What do we know about the area where White River Lifesaving Station once played an important part in the development in and around Montague, Michigan? Well let’s see.
“In 1870 the Army Corps of Engineers built a thirty foot wide channel that connected White Lake to Lake Michigan. This new passageway caused a number of sawmills to spring up along the shores and as a result the lumber industry flourished. According to the information I looked through the passage between the two lakes was really bad.”
White River Lifesaving Station was established by an “Act of Congress” on the 4th day of May 1882. The lifesaving station would eventually be constructed in the Montague, Michigan near the north entrance of White Lake about a ¼ mile east and just north of the White River Pierhead Light. Unfortunately like most government projects this one sat idle until 1886. The United States Lifesaving Service appointed Charles Lysaght as keeper-in-charge on the 11th day of January 1887. Lysaght was responsible for overseeing the construction of the new station. The records show the lifesaving station was completed and operational on the 4th day of March 1887. On the 21st day of April Lysaght received the remainder of his seven men that made up his crew. Keeper Lysaght remained at White river until he was transferred to Station Grand Point Au Sable on the 1st day of March 1904.
As stated in historical documents Berndt Jackson appointment was list as the 16th day of November 1903. One has to wonder if the year of his appointment should have been 1904 instead of 1903. In any case Keeper Jackson was transferred to station Ludington on the 7th day of November 1905. Here again we have a similar error with the next keeper’s appointment date. According to the records Edwin E. Bedford received his appointment on the 26th day of October 1905. Bedford tenure was a little less than three years. He was transferred to Point Betsie by the Lifesaving Service on the 10th day of July 1908. Eight days before Bedford date of departure Henry Curran was appointed as keeper-in-charge of White River Lifesaving Station. According to historical records he was still there well after 1915.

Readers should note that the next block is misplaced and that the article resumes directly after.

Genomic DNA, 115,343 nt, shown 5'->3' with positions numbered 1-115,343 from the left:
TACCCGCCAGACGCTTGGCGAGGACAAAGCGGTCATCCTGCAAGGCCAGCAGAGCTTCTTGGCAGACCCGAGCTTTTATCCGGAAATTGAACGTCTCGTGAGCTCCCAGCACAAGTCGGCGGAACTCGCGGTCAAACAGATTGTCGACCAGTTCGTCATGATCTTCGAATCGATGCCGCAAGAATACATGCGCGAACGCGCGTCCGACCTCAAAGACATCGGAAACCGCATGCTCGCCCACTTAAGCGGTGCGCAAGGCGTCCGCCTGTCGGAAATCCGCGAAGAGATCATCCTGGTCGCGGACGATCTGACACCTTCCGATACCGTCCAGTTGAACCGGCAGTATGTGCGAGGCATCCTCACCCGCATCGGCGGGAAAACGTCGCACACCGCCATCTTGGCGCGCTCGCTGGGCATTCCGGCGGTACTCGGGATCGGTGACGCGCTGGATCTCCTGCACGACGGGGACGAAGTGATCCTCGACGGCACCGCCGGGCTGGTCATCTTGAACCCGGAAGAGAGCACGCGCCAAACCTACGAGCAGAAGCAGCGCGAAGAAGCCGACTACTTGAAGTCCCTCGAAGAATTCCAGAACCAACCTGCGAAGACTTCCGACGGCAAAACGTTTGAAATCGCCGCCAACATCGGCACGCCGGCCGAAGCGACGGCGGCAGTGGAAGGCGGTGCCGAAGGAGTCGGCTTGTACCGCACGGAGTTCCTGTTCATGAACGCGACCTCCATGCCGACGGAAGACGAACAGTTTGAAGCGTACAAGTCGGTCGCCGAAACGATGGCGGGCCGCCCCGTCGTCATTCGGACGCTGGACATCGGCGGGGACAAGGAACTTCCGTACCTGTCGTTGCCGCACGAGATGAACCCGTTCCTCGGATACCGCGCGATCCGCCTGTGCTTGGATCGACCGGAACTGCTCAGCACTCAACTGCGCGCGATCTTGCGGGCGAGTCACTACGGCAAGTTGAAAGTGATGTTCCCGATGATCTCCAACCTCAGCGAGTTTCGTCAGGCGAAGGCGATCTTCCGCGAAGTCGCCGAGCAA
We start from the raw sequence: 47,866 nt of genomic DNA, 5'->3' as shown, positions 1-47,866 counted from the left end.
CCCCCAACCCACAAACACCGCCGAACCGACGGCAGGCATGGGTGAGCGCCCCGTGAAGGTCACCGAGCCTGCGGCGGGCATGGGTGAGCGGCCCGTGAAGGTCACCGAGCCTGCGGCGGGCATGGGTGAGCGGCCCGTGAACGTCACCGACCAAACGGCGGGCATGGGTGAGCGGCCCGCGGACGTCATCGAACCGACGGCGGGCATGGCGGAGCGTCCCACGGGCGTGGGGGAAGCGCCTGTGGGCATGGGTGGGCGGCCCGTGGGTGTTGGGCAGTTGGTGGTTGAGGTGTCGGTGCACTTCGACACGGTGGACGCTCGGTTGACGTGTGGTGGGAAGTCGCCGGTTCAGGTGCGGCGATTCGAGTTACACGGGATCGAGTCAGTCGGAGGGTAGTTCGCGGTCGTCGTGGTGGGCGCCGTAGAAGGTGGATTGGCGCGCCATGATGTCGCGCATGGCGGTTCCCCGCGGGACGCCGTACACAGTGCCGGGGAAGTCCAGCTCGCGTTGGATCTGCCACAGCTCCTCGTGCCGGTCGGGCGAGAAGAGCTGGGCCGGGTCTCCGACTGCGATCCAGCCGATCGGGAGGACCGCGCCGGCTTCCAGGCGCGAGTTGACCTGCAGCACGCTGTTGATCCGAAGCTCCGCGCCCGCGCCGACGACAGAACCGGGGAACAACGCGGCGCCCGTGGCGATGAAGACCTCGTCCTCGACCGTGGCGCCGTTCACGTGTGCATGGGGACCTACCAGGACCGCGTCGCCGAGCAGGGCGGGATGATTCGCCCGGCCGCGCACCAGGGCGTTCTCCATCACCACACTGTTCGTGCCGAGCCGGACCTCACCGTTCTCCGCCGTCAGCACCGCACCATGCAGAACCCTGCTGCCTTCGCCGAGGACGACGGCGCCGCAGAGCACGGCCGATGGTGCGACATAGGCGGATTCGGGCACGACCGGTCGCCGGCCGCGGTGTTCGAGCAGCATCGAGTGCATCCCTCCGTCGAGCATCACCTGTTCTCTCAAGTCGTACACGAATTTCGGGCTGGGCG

Overtime the station name was changed to: “Coast Guard Station No. 286.” I believe this happened after the United States Lifesaving Service and Revenue Cutter Service was consolidated into the United States Coast Guard in 1939. What’s puzzling about the history of this station has to do with a few key notes. The first one is some or all of the land was donated in 1914 and the other one is the station was abandoned by the United States Coast Guard in March of 1946 or 1947 depending on which records your reading at the time. The next one is sometime after 1946 the entire station was moved 200 feet away from its original plot of land. Why this was done was not stated in any of the records I've looked at so far.